In the US, tomato ketchup comes in purple and green varieties as well as the traditional red. Betty Ishida and Mary Chapman at the Agricultural Research Service in Albany, California, wondered if the colouring might be indicative of low levels of lycopene, the pigment that makes tomatoes red. The chemical has been shown to help protect against breast, pancreatic, prostate and intestinal cancer, especially when eaten with fatty foods. There is also evidence that lycopene can reduce the risk of heart attacks.
The researchers tested lycopene levels and antioxidant activity in 13 ketchup brands: six popular ones, three organic, two store brands and two from fast-food chains. Purple and green ketchups had a similar lycopene content to their plain red counterparts. But organic ketchups excelled, with one brand containing 183 micrograms of lycopene per gram of ketchup, about five times as much per weight as a tomato. Non-organic brands averaged 100 micrograms per gram, with one fast-food sample containing just 60 micrograms per gram (Journal of Agricultural and Food Chemistry, DOI: 10.1021/jf0401540). If you want high lycopene levels, says Ishida, the rule of thumb is to pick the darkest red ketchup.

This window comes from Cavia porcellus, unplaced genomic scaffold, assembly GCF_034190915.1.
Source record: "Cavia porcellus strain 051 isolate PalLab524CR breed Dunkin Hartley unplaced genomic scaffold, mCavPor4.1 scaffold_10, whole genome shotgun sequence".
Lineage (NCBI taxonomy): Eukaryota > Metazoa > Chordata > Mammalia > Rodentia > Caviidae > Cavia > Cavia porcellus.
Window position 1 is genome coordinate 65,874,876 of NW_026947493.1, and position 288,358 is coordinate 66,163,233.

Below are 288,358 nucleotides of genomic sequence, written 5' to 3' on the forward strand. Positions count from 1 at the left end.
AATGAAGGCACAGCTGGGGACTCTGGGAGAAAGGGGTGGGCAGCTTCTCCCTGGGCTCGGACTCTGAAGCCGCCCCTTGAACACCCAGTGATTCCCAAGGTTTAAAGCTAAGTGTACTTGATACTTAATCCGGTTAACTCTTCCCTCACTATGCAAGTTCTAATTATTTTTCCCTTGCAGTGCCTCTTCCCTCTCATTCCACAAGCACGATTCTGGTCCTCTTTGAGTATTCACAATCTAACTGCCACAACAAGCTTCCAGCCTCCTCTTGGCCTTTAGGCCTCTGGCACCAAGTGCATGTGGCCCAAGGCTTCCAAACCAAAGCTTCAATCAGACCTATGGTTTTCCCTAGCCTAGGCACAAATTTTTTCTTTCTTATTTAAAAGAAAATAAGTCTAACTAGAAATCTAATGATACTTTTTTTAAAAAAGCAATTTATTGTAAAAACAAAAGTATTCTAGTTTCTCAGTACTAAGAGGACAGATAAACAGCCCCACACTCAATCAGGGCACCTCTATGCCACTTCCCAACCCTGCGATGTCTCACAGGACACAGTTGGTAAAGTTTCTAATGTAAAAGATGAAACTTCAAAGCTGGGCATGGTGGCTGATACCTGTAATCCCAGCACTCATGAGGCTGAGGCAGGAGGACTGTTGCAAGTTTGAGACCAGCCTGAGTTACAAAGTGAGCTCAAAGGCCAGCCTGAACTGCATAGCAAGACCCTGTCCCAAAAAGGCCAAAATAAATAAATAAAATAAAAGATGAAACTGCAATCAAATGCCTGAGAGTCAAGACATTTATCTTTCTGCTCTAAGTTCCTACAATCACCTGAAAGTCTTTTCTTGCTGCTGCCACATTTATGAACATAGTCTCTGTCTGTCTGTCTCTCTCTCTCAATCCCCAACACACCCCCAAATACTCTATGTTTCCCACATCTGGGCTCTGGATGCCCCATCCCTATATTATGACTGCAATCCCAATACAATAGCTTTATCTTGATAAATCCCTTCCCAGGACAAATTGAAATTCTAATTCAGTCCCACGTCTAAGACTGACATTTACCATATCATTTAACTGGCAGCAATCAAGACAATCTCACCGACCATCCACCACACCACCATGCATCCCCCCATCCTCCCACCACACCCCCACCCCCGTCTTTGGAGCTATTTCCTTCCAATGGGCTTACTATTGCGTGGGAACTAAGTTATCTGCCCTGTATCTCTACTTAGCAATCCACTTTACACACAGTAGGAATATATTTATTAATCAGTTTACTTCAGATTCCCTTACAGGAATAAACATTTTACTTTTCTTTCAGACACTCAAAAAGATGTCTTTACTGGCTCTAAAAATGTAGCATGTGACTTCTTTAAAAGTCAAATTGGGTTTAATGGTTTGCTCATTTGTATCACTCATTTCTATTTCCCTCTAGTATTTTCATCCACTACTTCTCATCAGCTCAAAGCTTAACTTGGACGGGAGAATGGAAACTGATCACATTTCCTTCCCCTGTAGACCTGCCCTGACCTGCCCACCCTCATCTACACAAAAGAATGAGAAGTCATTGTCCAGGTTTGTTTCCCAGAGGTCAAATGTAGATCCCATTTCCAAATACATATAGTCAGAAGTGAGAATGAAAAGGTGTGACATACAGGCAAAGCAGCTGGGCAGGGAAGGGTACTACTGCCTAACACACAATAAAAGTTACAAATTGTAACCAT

Source: www.newscientist.com, news of 2005-01-08.